Real estate investing, like ogres (as Shrek explained to Donkey), is like an onion. As you peel back one question with an answer, you find another question.
Not that we’re complaining. It’s what’s kept us on the air for these 16+ years!
In the studio for this edition of The Real Estate Guys™ radio show:
- Your jolly green giant of a host, Robert Helms
- His little ass co-host, Russell Gray
- The Godfather of Real Estate, Bob Helms
We wooed Walter in from his cooing and had him fly into the email grab bag and pull out another amazing collection of listener questions. After sorting through them, we picked out several we liked. And before we know it, we’re pontificating powerfully for an amazing hour of broadcast excellence!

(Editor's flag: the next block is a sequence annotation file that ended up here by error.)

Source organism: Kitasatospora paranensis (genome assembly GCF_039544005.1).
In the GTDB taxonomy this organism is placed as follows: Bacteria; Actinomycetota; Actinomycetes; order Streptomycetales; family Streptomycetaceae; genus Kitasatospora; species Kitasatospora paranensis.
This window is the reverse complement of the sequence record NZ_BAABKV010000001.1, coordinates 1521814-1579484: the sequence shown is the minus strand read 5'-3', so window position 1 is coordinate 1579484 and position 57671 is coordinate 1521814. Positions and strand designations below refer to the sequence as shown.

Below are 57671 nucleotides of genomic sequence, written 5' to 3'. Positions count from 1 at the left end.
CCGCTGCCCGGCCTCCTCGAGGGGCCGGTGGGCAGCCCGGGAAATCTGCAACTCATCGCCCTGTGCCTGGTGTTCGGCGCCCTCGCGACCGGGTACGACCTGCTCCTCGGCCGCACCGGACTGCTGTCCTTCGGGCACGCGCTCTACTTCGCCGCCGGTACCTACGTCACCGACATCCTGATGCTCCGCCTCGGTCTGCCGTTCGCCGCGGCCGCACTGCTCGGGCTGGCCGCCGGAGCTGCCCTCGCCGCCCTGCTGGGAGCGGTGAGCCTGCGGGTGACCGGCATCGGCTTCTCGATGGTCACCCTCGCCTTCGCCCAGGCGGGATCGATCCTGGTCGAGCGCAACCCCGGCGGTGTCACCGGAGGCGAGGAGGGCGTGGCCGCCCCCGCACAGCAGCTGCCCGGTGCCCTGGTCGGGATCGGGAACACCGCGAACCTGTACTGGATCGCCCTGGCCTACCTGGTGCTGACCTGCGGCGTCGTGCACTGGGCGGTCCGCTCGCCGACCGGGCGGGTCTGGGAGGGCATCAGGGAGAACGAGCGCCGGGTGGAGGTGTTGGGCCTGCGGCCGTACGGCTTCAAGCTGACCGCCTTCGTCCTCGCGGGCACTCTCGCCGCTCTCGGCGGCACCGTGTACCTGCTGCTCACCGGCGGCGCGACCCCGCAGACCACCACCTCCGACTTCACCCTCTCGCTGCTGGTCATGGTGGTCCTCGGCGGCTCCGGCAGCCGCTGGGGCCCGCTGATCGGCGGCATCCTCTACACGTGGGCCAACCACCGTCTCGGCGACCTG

First, we discuss picking a market when you’re just starting out. Is a new construction property in Houston better than an older, cheaper property in Memphis?
It depends. (We’re sure you saw that one coming).
We maintain there is no one size fits all answer, so we grab our onion peeler (is there such a thing? Hey, we’re real estate guys, not cooking guys) and start collecting more questions.
What are YOU trying to accomplish? Do you want cash flow or a better chance for long term appreciation?
Each market will have it’s own supply / demand / capacity-to-pay personality. Those local dynamics get thrown in the blender with macro-factors like interest rates, taxes and lending guidelines.
So when cash on hand is limited, sometimes it’s best to take the market and property you can best afford, while still maintaining prudent cash reserves. A new property will likely be less expensive to maintain, but costs more upfront, which means a bigger down payment and less reserves. And while YOU might be okay with lighter reserves on a new property, what does your lender want? That’s why it’s a good idea to include you mortgage advisor in these conversations from the beginning.